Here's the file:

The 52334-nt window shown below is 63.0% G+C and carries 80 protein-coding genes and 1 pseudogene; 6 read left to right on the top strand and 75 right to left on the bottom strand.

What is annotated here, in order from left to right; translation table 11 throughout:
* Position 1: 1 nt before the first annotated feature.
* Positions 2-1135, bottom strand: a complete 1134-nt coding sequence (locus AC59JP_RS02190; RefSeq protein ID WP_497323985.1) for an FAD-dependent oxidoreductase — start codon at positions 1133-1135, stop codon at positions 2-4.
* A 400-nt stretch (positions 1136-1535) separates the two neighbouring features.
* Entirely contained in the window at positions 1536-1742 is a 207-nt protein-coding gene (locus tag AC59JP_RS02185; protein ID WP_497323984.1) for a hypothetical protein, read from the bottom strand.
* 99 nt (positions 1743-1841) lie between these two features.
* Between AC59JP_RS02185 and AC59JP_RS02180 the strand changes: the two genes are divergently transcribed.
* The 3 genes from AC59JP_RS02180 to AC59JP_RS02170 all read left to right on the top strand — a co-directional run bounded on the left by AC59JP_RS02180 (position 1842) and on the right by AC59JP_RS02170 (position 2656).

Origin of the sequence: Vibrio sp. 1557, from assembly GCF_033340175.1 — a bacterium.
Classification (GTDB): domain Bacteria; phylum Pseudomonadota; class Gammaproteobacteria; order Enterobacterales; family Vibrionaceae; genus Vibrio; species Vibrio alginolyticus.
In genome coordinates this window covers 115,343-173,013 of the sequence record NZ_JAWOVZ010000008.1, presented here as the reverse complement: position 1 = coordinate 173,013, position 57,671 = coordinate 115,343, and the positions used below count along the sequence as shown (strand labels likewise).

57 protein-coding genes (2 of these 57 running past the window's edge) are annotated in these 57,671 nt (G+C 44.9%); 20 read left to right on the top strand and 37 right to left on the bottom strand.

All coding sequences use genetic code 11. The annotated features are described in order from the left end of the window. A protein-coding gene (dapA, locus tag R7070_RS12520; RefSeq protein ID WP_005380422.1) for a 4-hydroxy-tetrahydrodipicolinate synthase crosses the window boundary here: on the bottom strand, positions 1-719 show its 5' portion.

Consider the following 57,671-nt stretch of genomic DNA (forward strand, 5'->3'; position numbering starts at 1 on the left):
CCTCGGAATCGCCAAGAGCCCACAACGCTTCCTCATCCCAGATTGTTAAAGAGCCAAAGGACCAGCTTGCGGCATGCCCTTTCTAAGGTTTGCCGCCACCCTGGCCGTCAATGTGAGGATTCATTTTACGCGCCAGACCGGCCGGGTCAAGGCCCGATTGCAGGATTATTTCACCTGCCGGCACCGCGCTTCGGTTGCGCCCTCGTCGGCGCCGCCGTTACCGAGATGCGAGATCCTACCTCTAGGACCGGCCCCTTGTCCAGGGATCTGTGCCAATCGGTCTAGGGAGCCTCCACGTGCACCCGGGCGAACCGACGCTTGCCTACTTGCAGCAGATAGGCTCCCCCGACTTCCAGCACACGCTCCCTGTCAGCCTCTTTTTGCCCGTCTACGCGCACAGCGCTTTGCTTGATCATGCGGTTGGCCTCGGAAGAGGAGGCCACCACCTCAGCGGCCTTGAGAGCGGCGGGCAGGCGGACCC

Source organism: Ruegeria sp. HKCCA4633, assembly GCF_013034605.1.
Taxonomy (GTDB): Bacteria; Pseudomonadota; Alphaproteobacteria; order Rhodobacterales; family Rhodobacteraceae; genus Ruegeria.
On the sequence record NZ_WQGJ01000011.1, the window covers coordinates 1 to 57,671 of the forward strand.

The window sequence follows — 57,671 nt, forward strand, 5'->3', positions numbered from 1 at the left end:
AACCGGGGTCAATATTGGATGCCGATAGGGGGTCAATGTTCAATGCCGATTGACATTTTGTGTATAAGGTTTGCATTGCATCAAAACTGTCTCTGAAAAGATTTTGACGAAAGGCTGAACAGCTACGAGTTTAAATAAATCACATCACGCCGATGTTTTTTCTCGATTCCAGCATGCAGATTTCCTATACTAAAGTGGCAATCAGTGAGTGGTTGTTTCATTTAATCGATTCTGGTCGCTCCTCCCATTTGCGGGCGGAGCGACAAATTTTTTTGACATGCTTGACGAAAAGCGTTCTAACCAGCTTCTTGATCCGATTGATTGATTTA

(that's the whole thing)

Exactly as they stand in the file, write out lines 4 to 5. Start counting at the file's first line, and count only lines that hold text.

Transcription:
* Positions 2-1135, bottom strand: a complete 1134-nt coding sequence (locus AC59JP_RS02190; RefSeq protein ID WP_497323985.1) for an FAD-dependent oxidoreductase — start codon at positions 1133-1135, stop codon at positions 2-4.
* A 400-nt stretch (positions 1136-1535) separates the two neighbouring features.